Psychophysiological Effects of Stress Management in Patients with Atopic Dermatitis: A Randomized Controlled Trial
Christina Schut, Ulrike Weik, Natalia Tews, Uwe Gieler, Renate Deinzer, Jörg Kupfer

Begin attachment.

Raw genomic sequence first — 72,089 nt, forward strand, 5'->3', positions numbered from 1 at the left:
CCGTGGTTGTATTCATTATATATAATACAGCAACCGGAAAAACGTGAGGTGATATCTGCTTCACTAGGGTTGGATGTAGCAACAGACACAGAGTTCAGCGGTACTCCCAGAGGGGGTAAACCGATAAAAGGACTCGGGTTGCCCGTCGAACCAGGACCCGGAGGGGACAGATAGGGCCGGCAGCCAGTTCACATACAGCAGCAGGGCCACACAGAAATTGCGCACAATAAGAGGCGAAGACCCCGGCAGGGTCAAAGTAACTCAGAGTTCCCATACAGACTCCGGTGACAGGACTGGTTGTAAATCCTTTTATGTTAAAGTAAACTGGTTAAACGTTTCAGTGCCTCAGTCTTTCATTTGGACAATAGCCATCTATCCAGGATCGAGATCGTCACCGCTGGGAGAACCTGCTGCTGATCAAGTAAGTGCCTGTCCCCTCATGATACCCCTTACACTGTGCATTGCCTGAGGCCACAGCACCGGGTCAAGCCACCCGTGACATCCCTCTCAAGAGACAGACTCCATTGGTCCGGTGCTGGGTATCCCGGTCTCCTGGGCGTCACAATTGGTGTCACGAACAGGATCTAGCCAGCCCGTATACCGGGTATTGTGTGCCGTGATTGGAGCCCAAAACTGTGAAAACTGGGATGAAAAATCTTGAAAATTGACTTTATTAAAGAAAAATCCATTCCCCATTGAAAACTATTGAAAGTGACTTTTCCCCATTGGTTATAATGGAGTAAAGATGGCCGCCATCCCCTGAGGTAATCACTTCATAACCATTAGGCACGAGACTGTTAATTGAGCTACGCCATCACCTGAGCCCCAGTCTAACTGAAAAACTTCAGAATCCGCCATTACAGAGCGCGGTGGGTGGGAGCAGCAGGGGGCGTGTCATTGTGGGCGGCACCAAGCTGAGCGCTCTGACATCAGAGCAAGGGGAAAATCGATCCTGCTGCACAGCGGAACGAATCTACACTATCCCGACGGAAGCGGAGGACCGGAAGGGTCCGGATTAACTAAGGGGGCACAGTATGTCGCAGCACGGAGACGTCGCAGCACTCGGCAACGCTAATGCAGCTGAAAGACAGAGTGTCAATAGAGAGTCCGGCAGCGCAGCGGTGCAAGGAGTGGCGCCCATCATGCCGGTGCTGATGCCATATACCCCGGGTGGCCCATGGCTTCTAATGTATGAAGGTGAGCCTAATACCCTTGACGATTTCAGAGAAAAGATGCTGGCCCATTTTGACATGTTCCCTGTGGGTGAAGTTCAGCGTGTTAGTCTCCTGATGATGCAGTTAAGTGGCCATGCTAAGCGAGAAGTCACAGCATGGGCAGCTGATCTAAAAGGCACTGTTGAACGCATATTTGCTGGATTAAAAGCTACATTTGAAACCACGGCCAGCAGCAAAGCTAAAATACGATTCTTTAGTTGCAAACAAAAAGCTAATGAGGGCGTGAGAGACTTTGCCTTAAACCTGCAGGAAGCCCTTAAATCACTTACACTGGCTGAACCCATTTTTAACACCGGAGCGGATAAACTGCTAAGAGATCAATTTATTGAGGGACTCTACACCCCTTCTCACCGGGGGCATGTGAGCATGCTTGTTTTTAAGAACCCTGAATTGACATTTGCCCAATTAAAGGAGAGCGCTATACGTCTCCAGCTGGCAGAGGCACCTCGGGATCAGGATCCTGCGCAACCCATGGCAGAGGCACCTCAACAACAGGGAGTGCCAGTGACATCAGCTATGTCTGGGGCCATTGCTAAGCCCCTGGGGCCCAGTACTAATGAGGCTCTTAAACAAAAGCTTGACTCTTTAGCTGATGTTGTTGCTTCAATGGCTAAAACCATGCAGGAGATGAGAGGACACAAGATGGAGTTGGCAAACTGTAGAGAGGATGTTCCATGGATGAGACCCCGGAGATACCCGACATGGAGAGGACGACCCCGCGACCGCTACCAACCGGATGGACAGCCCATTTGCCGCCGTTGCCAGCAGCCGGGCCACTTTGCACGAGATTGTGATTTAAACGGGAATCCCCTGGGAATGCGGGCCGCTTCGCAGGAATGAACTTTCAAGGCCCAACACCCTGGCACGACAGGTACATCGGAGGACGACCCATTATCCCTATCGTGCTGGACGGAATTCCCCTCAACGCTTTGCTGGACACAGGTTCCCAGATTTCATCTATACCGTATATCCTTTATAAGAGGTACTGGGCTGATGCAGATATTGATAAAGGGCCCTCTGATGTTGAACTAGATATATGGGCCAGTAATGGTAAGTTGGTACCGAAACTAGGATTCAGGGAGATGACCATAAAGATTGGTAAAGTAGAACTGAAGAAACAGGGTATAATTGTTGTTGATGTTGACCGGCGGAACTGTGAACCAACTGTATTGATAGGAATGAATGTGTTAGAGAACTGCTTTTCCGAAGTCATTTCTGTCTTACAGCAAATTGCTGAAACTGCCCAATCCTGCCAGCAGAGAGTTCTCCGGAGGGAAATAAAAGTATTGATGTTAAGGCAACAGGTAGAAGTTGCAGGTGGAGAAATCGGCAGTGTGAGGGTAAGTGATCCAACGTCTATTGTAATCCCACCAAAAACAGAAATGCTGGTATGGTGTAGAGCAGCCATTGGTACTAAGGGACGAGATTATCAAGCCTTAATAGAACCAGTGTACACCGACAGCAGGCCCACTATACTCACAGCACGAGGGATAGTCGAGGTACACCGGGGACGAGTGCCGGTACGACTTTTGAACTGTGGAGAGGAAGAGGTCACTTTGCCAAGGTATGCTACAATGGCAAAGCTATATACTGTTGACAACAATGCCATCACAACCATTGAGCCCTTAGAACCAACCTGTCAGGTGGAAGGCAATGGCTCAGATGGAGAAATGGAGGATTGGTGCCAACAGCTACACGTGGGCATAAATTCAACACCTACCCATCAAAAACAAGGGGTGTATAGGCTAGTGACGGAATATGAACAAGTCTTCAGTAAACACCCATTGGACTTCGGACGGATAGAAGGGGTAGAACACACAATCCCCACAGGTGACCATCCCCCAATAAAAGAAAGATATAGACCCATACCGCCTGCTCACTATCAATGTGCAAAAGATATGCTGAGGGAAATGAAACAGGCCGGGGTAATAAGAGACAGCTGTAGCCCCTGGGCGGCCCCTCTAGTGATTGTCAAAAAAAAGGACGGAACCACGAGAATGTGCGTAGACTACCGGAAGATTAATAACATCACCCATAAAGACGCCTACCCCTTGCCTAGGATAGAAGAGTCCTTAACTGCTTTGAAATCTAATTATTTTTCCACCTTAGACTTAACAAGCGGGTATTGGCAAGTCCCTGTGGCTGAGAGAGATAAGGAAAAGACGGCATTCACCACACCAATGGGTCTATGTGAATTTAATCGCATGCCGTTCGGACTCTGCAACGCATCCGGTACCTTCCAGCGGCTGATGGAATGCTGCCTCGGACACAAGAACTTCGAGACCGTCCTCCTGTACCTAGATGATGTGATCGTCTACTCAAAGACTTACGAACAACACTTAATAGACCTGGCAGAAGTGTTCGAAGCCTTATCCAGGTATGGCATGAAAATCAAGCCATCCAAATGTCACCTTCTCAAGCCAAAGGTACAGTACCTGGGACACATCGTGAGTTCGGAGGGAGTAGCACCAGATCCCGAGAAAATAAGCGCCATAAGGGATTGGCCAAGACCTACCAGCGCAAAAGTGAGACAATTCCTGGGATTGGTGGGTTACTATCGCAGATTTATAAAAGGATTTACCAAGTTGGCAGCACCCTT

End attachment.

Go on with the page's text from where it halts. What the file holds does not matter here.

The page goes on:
Atopic dermatitis leads to, and can be triggered by, stress. Psychological interventions have been shown to have positive effects on skin status, itch and scratching behaviour. However, it has not been analysed whether stress management leads to a change in physiological stress level and psychophysiological stress reaction under acute stress in this patient group. In this study 28 patients with atopic dermatitis were randomized to an experimental group (cognitive behavioural stress management) or a control group. The endocrine stress level and skin status were measured before and after the stress management programme. A public-speaking paradigm was used to induce acute stress. The study revealed that the experimental group had a tentatively reduced cortisol awakening response after the stress management programme. In addition, the experimental group remained calmer and showed lower salivary cortisol levels under acute stress. Thus, stress management might be a useful addition to standard treatment in patients with atopic dermatitis.